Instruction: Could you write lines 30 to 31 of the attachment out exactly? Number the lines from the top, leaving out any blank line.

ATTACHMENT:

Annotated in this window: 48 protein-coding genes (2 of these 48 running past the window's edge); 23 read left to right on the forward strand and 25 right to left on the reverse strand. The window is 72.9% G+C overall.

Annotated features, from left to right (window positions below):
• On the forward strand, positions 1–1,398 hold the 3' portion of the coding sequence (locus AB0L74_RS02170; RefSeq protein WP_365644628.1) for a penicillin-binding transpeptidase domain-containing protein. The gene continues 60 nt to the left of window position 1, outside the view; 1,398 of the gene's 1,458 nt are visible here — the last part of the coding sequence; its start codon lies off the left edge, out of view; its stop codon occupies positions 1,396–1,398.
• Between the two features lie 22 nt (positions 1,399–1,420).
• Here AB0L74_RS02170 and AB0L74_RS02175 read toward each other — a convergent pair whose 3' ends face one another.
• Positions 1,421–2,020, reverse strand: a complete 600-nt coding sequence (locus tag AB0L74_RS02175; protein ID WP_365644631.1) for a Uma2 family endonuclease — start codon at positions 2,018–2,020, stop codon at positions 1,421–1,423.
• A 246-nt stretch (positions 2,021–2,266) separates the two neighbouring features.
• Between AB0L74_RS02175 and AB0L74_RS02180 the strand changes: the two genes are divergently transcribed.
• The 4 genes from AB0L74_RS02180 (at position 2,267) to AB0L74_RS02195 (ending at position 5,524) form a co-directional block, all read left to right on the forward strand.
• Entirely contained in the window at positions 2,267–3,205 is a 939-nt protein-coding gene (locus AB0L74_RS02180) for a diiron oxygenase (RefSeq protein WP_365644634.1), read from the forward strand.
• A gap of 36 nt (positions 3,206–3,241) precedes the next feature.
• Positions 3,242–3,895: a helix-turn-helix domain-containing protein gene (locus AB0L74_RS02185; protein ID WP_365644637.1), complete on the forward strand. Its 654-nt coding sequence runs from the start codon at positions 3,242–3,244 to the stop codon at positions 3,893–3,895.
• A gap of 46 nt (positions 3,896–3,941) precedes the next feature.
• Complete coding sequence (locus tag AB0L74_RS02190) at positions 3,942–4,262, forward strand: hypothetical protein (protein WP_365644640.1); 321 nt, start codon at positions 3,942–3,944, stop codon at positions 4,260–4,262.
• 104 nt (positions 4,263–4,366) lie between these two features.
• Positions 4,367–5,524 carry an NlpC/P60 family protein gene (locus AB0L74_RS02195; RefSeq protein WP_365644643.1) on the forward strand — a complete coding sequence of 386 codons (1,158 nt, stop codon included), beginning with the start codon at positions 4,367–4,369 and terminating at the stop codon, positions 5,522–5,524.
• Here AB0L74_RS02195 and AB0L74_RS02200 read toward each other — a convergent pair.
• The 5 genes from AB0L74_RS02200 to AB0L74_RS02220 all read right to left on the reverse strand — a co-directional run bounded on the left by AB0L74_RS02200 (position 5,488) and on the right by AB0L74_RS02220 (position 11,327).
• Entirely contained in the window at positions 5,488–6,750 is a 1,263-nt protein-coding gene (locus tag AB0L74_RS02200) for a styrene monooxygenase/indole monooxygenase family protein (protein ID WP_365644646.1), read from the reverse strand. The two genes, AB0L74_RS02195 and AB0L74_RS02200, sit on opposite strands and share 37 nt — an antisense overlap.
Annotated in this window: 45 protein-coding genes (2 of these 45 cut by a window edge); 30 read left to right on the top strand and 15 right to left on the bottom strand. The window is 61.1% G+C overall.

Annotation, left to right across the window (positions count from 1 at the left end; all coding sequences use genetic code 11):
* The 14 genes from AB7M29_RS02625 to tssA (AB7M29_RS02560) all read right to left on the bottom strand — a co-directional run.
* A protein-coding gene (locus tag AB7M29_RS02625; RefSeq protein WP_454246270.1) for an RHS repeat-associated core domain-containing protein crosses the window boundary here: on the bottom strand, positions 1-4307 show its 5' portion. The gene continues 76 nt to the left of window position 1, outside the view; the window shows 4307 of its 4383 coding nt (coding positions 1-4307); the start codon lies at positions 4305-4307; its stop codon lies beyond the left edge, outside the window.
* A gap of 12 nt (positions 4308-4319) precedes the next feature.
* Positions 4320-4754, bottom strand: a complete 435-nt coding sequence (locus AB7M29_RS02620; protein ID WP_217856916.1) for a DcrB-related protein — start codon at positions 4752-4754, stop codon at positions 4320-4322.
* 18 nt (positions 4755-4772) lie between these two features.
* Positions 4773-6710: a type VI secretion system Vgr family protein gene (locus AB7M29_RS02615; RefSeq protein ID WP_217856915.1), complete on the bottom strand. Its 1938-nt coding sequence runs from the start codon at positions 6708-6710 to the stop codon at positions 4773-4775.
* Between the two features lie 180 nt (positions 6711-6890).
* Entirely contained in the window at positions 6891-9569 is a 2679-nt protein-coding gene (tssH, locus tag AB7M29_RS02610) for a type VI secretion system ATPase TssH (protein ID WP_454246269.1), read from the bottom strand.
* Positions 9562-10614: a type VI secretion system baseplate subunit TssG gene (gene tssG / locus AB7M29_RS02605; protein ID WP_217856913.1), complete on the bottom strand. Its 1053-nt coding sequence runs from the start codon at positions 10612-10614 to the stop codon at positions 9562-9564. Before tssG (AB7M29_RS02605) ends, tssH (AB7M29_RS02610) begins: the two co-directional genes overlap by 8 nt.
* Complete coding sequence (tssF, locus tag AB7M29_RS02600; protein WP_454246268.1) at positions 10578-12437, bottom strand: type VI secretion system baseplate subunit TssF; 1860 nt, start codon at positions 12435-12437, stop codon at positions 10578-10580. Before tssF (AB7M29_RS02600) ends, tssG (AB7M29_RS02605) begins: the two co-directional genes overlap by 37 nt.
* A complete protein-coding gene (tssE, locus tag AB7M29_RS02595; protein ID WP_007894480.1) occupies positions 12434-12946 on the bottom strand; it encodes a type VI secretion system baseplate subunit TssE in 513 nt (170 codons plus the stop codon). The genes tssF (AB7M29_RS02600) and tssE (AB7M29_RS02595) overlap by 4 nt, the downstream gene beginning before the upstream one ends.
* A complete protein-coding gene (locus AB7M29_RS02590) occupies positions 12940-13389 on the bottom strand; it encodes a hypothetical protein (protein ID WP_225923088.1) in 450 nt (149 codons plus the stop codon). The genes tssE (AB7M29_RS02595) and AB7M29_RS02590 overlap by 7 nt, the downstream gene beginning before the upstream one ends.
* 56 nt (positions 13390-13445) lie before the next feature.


* Positions 9562-10614: a type VI secretion system baseplate subunit TssG gene (gene tssG / locus AB7M29_RS02605; protein ID WP_217856913.1), complete on the bottom strand. Its 1053-nt coding sequence runs from the start codon at positions 10612-10614 to the stop codon at positions 9562-9564. Before tssG (AB7M29_RS02605) ends, tssH (AB7M29_RS02610) begins: the two co-directional genes overlap by 8 nt.
* Complete coding sequence (tssF, locus tag AB7M29_RS02600; protein WP_454246268.1) at positions 10578-12437, bottom strand: type VI secretion system baseplate subunit TssF; 1860 nt, start codon at positions 12435-12437, stop codon at positions 10578-10580. Before tssF (AB7M29_RS02600) ends, tssG (AB7M29_RS02605) begins: the two co-directional genes overlap by 37 nt.